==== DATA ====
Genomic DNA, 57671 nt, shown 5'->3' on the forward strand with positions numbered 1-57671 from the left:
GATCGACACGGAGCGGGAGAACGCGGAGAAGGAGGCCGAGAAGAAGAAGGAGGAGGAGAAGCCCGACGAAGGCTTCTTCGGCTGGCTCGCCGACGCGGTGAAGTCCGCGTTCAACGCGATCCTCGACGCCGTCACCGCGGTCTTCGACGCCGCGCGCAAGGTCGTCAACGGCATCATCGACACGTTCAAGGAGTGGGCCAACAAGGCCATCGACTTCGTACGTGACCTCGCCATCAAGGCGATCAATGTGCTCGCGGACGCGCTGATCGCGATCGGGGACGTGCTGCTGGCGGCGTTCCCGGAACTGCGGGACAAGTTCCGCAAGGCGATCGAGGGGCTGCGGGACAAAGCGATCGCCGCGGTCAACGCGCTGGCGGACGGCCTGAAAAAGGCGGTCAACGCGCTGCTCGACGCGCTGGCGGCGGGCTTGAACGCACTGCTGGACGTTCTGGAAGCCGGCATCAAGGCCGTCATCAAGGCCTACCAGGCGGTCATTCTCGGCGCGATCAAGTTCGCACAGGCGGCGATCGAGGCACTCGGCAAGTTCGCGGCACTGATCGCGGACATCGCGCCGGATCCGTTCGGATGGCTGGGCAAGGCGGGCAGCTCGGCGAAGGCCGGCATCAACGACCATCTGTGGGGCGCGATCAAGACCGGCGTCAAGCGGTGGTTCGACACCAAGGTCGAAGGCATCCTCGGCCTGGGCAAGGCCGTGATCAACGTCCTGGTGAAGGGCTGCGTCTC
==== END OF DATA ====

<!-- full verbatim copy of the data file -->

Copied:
Genomic DNA, 57671 nt, shown 5'->3' on the forward strand with positions numbered 1-57671 from the left:
GATCGACACGGAGCGGGAGAACGCGGAGAAGGAGGCCGAGAAGAAGAAGGAGGAGGAGAAGCCCGACGAAGGCTTCTTCGGCTGGCTCGCCGACGCGGTGAAGTCCGCGTTCAACGCGATCCTCGACGCCGTCACCGCGGTCTTCGACGCCGCGCGCAAGGTCGTCAACGGCATCATCGACACGTTCAAGGAGTGGGCCAACAAGGCCATCGACTTCGTACGTGACCTCGCCATCAAGGCGATCAATGTGCTCGCGGACGCGCTGATCGCGATCGGGGACGTGCTGCTGGCGGCGTTCCCGGAACTGCGGGACAAGTTCCGCAAGGCGATCGAGGGGCTGCGGGACAAAGCGATCGCCGCGGTCAACGCGCTGGCGGACGGCCTGAAAAAGGCGGTCAACGCGCTGCTCGACGCGCTGGCGGCGGGCTTGAACGCACTGCTGGACGTTCTGGAAGCCGGCATCAAGGCCGTCATCAAGGCCTACCAGGCGGTCATTCTCGGCGCGATCAAGTTCGCACAGGCGGCGATCGAGGCACTCGGCAAGTTCGCGGCACTGATCGCGGACATCGCGCCGGATCCGTTCGGATGGCTGGGCAAGGCGGGCAGCTCGGCGAAGGCCGGCATCAACGACCATCTGTGGGGCGCGATCAAGACCGGCGTCAAGCGGTGGTTCGACACCAAGGTCGAAGGCATCCTCGGCCTGGGCAAGGCCGTGATCAACGTCCTGGTGAAGGGCTGCGTCTC